The ongoing soap opera that is the Mayor of New York’s relationship with his police department took another turn yesterday when Mayor de Blasio met with all five unions that represent the city’s officers, attempting to repair a rift that has become dramatic fodder for the nation’s news media.
After the two-hour meeting, Patrick Lynch, the most bellicose of the mayor’s critics, attempted to display the concern of the rank-and-file as centered around their safety—as if Mayor de Blasio had really endangered the safety of city’s police with the comments he made about his son, Dante.
“Our main concern is the safety of our police officers of every rank on the streets in the city,” Lynch, head of the Patrolmen’s Benevolent Association, said after the meeting as he read a joint statement from all five unions. “There were a number of discussions especially about the safety issues that our members face. There was no resolve. And our thought here today is that actions speak louder than words and time will tell.”
The police hostility centers around comments made by the mayor that sound perfectly reasonable to African-Americans watching this theater from the sidelines. Mayor de Blasio, growing emotional, said after the grand jury decided not to indict officer Daniel Pantaleo in Eric Garner’s death that he “couldn’t help but immediately think what it would mean to me to lose Dante. Things would never be the same again.”
De Blasio explained that every night he has to worry about his teen son’s safety despite the fact that he is a “law-abiding young man.”
He said that each time Dante leaves home, he and his wife, Chirlane McCray, who is a Black woman, have to hope Dante is safe “not just from painful realities of crime and violence” but hope that he, and other Black men across the nation, will also be safe from “the very people they want to have faith in as their protectors. That’s the reality.”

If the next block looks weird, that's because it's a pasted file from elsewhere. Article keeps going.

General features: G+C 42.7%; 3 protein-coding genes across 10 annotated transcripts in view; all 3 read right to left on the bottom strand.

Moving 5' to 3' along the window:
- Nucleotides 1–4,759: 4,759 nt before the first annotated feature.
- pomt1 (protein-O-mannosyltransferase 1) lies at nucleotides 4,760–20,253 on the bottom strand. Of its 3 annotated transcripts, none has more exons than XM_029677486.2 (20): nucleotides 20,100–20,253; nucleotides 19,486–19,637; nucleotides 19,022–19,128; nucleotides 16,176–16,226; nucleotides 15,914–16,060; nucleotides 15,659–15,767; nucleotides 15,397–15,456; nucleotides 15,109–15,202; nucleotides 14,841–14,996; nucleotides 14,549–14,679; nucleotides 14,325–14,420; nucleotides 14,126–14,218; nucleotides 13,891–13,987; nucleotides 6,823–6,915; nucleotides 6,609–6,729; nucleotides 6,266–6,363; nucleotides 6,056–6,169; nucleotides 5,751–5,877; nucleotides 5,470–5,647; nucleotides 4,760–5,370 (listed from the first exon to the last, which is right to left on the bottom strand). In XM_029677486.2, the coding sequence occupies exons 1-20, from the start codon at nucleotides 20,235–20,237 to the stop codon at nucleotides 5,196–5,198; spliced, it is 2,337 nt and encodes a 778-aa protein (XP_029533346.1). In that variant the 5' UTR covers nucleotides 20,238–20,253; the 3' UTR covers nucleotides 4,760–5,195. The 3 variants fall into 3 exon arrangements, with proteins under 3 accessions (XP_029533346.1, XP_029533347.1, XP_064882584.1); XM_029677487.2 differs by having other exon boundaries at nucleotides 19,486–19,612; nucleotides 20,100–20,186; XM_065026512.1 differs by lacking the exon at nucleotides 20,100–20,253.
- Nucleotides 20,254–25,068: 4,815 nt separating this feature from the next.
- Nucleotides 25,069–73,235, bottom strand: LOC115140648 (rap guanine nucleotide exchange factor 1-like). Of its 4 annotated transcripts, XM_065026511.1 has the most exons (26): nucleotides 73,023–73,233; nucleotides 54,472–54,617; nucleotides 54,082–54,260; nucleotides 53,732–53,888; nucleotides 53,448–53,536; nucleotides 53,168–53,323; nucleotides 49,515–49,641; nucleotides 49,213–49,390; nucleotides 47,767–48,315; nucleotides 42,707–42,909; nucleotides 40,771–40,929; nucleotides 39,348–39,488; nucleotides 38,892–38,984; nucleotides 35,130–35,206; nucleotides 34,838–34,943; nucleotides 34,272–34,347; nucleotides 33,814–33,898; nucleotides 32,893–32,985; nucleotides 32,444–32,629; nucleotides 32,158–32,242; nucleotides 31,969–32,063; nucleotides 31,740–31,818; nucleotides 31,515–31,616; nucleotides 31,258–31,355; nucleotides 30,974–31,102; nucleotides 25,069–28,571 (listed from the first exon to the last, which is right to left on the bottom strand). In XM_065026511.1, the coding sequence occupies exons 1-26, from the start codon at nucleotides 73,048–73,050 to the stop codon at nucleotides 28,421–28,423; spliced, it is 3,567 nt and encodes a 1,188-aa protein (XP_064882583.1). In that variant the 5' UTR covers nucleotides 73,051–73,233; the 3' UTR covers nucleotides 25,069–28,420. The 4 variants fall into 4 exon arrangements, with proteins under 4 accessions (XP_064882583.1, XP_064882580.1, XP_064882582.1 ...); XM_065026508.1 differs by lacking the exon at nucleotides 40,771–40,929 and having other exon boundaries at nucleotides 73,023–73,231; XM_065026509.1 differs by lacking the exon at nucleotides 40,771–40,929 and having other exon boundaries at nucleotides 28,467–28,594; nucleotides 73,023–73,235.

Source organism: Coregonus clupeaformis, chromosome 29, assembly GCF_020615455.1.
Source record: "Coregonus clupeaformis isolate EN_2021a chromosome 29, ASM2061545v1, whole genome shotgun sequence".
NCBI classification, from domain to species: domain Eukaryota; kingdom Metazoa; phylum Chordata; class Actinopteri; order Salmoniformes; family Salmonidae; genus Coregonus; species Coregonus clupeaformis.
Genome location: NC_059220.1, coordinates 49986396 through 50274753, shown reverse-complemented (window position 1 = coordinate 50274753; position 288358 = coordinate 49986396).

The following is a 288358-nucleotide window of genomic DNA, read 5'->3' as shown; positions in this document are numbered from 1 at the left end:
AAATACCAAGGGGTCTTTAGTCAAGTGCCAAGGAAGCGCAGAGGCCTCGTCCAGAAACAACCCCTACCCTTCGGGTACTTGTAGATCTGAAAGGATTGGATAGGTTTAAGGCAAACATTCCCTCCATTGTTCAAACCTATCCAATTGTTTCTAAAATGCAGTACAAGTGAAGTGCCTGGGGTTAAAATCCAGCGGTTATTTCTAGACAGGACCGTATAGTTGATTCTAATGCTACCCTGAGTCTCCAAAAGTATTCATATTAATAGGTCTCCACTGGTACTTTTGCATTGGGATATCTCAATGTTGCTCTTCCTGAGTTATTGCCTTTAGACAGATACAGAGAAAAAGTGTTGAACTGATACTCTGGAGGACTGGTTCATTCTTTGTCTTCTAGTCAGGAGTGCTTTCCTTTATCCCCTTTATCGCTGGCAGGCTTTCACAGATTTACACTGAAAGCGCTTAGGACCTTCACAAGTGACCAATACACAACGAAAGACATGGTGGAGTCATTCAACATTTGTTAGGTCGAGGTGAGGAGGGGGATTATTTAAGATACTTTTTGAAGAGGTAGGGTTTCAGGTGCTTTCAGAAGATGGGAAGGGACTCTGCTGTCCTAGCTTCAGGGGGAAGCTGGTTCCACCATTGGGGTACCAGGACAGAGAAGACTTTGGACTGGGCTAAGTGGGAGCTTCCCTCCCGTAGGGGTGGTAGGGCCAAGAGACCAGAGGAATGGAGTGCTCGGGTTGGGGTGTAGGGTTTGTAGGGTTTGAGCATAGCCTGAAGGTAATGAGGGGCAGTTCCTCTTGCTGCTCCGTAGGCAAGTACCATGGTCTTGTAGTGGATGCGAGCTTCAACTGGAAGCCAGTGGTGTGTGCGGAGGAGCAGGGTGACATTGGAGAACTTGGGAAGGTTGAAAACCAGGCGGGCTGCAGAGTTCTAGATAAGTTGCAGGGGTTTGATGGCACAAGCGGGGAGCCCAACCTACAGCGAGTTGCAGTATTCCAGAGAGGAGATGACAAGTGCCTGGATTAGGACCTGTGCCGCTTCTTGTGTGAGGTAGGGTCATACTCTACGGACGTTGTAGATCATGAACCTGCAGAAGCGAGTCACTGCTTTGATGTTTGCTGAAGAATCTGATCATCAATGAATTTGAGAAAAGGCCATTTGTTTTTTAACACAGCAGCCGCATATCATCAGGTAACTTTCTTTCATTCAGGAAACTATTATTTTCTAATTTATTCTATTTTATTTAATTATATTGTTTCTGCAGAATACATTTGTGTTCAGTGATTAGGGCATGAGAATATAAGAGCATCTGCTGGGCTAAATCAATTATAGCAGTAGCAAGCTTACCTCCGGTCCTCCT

“Black lives matter is a phrase that should never have to be said,” he continued. “It should be self-evident…but our history requires us to say it.”
Police officers, apparently unaccustomed to hearing white politicians express love and empathy for African-Americans, have even unreasonably accused the mayor of inciting Ismaaiyl Brinsley to kill officer Rafael Ramos and Wenjian Liu. They believe the mayor has joined forces with their enemies, which is how they view those protesting against racist police brutality.
It should also be noted that the unions are seeking a new city contract, which always brings its own form of hostility—even with mayors the unions like, such as Giuliani and Bloomberg.
In a dramatic protest of their own, more than a thousand uniformed officers turned their backs on the mayor when he spoke at Ramos’ funeral over the weekend. The gesture was criticized by many, including their boos, Police Commissioner William Bratton.
After yesterday’s meeting, administration officials said it was the beginning of a healing process, but union leaders weren’t quite so optimistic.
The Associated Press spoke to a meeting attendee who said Lynch repeated much of his recent public remarks accusing de Blasio of aligning himself with protesters who have created an anti-NYPD atmosphere that led to the shooting. The attendee said the mayor stressed that he has not been anti-police in his remarks, and told the unions they could check the transcripts of his speeches and interviews. He also said the two sides had common ground and should table their public disagreements.
But the person said there was no apology from either side. The meeting, which was initiated by Commissioner Bratton, was held at the new police academy in Queens.
“The mayor and police commissioner remain committed to keeping crime in New York City at historically low levels,” Phil Walzak, a spokesman for the mayor, said in the statement, “supporting the brave men and women in uniform who protect us every day, and finding ways to bring police and the community closer together.”
The head of the NYPD Captains Endowment Association has asked his members to abstain from turning their backs on the mayor at Liu’s funeral on Sunday.